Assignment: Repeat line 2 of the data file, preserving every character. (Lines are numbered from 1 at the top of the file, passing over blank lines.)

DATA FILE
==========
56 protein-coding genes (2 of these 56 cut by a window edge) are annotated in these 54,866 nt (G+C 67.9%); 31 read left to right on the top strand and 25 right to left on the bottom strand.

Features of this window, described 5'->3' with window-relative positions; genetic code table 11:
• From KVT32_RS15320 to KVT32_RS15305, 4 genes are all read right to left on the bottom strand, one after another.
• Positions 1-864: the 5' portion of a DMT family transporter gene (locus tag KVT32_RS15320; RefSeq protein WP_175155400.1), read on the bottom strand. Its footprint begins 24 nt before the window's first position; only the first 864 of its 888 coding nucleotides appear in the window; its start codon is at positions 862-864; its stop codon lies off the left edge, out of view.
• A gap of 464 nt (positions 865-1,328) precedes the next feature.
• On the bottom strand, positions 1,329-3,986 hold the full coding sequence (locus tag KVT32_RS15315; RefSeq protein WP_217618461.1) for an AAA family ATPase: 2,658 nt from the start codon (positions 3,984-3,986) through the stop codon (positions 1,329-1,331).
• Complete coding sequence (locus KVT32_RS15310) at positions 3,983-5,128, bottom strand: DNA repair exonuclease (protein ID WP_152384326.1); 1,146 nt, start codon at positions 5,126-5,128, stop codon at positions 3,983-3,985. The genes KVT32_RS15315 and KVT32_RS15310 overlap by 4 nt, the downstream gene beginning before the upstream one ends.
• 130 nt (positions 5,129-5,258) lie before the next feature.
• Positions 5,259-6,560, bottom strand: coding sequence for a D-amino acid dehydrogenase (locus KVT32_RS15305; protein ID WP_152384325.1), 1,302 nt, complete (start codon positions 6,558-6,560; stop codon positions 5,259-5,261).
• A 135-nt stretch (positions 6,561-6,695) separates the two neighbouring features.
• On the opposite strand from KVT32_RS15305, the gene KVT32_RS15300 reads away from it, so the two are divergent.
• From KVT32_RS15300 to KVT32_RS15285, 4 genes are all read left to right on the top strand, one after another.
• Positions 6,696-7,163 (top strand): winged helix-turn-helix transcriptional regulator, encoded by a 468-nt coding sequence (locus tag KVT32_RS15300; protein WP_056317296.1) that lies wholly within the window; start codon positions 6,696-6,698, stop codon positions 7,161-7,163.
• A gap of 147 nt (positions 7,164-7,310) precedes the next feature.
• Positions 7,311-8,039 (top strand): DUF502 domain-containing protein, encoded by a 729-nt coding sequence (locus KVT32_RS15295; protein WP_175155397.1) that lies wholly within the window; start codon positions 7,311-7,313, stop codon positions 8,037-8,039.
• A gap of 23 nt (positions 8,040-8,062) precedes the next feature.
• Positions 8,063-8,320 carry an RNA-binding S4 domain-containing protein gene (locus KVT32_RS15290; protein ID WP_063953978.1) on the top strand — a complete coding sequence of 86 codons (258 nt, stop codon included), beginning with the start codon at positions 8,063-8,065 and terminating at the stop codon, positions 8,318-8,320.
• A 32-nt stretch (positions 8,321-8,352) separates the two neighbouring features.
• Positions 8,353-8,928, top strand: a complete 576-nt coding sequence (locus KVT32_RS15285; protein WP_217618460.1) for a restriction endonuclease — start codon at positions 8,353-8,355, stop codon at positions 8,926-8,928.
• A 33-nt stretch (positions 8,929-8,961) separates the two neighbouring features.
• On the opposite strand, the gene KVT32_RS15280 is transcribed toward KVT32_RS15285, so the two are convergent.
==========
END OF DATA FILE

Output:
Features of this window, described 5'->3' with window-relative positions; genetic code table 11: